Program : 
Let's Talk Jazz: A Conversation with Gary Giddins

Gary Giddins. Photo courtesy

Film critic Richard Schickel wrote in the Los Angeles Times:“We see our culture more clearly because of [Gary Giddins’s] force, intelligence and alertness to overlooked detail.”


From 1973—2003 Gary Giddins wrote his "Weather Bird" column for New York's Village Voice, earning himself international recognition and numerous awards. One of the most celebrated authors in jazz, Giddins has repeatedly won the ASCAP Deems-Taylor Award in music criticism. He is a multi-year winner of the Jazz Writer of the Year award from the Jazz Journalists Association and a recipient of the group's Lifetime Achievement award. In 2002 he won the Ralph J. Gleason Music Book Award for his insightful biography, Bing Crosby: A Pocketful of Dreams. And in 2001 he appeared in frequent on-camera interviews in Ken Burns' PBS series, Jazz.


Cover of Jazz, by Gary Giddins and Scott DeVeaux, 2009. Image courtesy

This week Gary Giddins is our guest on a special edition of Riverwalk Jazz, and he talks with host David Holt about his most recent book titled Jazz. In a far-ranging conversation, Giddins touches on his idea of how jazz has been a living presence in our culture, both influencing and being influenced by its people and history. He talks in detail about pieces of music he finds especially compelling in early jazz, including King Oliver's "Snake Rag," Jelly Roll Morton's "Dead Man Blues" and Louis Armstrong and Bessie Smith's duet on "Reckless Blues."


A native of Brooklyn, New York, Gary has taught at Columbia University, the University of Pennsylvania, Rutgers, and New York University. Currently he teaches at the Graduate Center, City University of New York and writes columns about music for Jazz Times and about film for the New York Sun. He is at work completing the eagerly anticipated final volume of his Bing Crosby biography.


Giddins' life-long interest in jazz is unabashedly passionate; he notes, "...I write about jazz because Louis Armstrong’s 1938 'Jubilee,' which ought to be included in any universal health-care system, is too good a secret to keep."


Joe 'King' Oliver. Public domain.

In 2009 Gary Giddins and co-author Scott DeVeaux completed six years of work on their sweeping, all-inclusive history, simply titled Jazz, published recently by W.W. Norton. This week's broadcast touches on only a small fraction of the territory covered in their encyclopedic work which often reads like an engrossing novel. Giddins' conversation with Holt is shaped around four figures of pre-war jazz familiar to regular listeners of our radio series. Cornetist Jim Cullum and the Band give their interpretations of classic tunes from this recorded legacy.


Joe 'King' Oliver perfected the art of the jazz ensemble, where all of the horn voices play simultaneously in a massed improvisation. Although his career was cut short by gum disease and poor business judgment, his music influenced Bix Beiderbecke, Duke Ellington and Louis Armstrong. Speaking with Holt, Giddins says, "...the thing about Oliver that is so stunning to us even now in the 21st Century is that at its best, I think, it’s fair to say flawless ensemble music."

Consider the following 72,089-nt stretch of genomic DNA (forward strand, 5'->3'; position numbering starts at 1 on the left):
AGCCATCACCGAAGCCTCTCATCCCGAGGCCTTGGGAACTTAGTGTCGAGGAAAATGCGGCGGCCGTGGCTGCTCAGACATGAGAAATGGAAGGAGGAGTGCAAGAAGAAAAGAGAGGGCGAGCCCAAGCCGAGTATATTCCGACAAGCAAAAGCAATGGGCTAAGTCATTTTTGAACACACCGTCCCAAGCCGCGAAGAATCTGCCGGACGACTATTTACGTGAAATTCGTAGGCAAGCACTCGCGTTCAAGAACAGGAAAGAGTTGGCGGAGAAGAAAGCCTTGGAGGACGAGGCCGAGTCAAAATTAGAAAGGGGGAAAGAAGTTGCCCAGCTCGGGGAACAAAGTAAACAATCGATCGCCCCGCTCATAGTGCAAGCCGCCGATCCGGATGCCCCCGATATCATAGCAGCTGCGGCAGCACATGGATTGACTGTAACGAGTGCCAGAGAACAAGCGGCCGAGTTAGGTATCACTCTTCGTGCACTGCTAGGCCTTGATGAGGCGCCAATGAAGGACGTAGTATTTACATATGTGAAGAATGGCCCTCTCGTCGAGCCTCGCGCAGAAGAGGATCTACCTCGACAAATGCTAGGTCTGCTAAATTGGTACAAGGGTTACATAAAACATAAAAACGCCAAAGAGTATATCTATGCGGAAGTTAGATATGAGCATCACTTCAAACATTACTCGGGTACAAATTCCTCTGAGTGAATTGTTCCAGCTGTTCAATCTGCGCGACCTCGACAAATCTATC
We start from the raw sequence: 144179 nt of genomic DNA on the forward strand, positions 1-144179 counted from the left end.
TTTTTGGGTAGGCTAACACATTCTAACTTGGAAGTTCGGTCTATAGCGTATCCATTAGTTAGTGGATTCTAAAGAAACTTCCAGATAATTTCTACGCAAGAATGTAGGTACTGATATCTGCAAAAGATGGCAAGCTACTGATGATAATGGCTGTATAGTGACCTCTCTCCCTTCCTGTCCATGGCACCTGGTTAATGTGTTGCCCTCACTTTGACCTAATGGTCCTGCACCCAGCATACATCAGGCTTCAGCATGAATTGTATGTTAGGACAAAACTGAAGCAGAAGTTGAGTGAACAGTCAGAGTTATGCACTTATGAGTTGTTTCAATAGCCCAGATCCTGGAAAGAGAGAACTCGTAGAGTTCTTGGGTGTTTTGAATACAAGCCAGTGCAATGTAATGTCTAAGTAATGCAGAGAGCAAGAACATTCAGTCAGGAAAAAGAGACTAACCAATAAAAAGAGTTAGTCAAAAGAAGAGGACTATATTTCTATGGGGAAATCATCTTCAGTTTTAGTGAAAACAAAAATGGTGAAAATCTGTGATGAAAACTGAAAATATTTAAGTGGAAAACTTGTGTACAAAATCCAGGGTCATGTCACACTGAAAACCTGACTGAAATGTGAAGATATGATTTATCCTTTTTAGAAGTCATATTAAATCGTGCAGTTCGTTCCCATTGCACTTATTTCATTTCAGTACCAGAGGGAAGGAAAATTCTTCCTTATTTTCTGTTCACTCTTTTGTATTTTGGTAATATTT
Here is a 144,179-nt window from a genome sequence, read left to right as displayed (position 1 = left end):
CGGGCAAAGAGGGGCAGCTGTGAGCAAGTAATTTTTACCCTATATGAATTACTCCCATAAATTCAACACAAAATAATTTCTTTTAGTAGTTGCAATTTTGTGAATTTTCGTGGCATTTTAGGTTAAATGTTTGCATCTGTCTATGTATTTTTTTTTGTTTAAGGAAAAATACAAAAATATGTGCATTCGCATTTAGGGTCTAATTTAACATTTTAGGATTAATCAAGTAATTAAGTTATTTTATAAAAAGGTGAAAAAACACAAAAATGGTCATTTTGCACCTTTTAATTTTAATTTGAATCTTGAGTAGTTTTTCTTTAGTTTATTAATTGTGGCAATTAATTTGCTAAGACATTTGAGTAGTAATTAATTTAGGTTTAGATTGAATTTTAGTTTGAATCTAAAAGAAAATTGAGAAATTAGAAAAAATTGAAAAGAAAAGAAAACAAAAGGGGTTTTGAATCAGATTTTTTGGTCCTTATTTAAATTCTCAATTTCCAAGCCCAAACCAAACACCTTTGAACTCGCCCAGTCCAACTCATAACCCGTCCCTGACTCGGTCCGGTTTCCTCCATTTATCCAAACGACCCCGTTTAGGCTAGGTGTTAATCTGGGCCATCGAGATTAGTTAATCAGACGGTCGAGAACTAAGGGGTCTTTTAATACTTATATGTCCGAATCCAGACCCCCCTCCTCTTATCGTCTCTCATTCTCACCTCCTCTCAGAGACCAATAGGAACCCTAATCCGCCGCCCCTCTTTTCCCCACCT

Jelly Roll Morton, 1926 recording session. Photo courtesy Frank Driggs, from Jazz, by Gary Giddins and Scott DeVeaux.

Jelly Roll Morton was the first great composer of jazz. His 1927 Red Hot Peppers recordings for Victor are widely regarded as classics of the New Orleans genre. In his Riverwalk interview Giddins remarks, " of the things that I love about Morton is that even though he’s one of the first guys to leave New Orleans and travel around the country, he’s really the Poet Emeritus of New Orleans because he never leaves that music behind."


Bessie Smith, known as the "Empress of the Blues," led a hard life performing on the road in vaudeville and tent shows in the South. She possessed the most heroic of all the voices of classic blues. On this week's broadcast Giddins talks about the interplay between Bessie and Louis Armstrong on "Reckless Blues." "Here it’s in its purest have the feeling that you’re listening to history being made, music being discovered, an art coming into its own."


Louis Armstrong. Photo courtesy

One of Louis Armstrong's great contributions to jazz of the 1920s was to infuse blues feeling and approach to tonality—the "bent" or sliding "blue notes"—into the jazz that was being played in New York by Fletcher Henderson, Duke Ellington and others.


As Giddins sums up on this week's show: "Armstrong almost single-handedly made everyone realize that the blues is the most profound foundation in American music and it would remain the foundation for everything that followed, rhythm and blues, swing, bebop, rock and roll, you name it. It’s still there."


Photo credit for Home Page: Special guest, award-winning author Gary Giddins. Photo  courtesy